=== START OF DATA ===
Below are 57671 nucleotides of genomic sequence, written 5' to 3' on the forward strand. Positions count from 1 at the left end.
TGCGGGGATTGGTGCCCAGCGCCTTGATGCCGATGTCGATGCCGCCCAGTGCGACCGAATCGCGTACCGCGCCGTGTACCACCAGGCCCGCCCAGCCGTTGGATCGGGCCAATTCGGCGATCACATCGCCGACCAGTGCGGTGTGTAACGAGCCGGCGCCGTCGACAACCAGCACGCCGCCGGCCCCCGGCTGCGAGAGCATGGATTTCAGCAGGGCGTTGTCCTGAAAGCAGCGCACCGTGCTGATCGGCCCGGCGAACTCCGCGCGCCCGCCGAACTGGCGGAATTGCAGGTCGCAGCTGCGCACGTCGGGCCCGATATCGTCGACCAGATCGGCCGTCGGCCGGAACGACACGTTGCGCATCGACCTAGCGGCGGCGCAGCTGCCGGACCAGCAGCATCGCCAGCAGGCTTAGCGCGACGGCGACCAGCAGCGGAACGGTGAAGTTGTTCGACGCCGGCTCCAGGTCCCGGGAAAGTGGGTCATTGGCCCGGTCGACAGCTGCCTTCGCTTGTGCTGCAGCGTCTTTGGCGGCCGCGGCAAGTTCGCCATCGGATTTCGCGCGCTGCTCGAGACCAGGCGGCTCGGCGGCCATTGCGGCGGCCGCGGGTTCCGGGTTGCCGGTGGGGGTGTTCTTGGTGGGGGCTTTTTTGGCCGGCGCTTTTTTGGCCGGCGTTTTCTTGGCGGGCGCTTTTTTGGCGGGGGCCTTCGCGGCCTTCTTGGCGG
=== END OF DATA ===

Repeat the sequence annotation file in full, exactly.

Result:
Below are 57671 nucleotides of genomic sequence, written 5' to 3' on the forward strand. Positions count from 1 at the left end.
TGCGGGGATTGGTGCCCAGCGCCTTGATGCCGATGTCGATGCCGCCCAGTGCGACCGAATCGCGTACCGCGCCGTGTACCACCAGGCCCGCCCAGCCGTTGGATCGGGCCAATTCGGCGATCACATCGCCGACCAGTGCGGTGTGTAACGAGCCGGCGCCGTCGACAACCAGCACGCCGCCGGCCCCCGGCTGCGAGAGCATGGATTTCAGCAGGGCGTTGTCCTGAAAGCAGCGCACCGTGCTGATCGGCCCGGCGAACTCCGCGCGCCCGCCGAACTGGCGGAATTGCAGGTCGCAGCTGCGCACGTCGGGCCCGATATCGTCGACCAGATCGGCCGTCGGCCGGAACGACACGTTGCGCATCGACCTAGCGGCGGCGCAGCTGCCGGACCAGCAGCATCGCCAGCAGGCTTAGCGCGACGGCGACCAGCAGCGGAACGGTGAAGTTGTTCGACGCCGGCTCCAGGTCCCGGGAAAGTGGGTCATTGGCCCGGTCGACAGCTGCCTTCGCTTGTGCTGCAGCGTCTTTGGCGGCCGCGGCAAGTTCGCCATCGGATTTCGCGCGCTGCTCGAGACCAGGCGGCTCGGCGGCCATTGCGGCGGCCGCGGGTTCCGGGTTGCCGGTGGGGGTGTTCTTGGTGGGGGCTTTTTTGGCCGGCGCTTTTTTGGCCGGCGTTTTCTTGGCGGGCGCTTTTTTGGCGGGGGCCTTCGCGGCCTTCTTGGCGG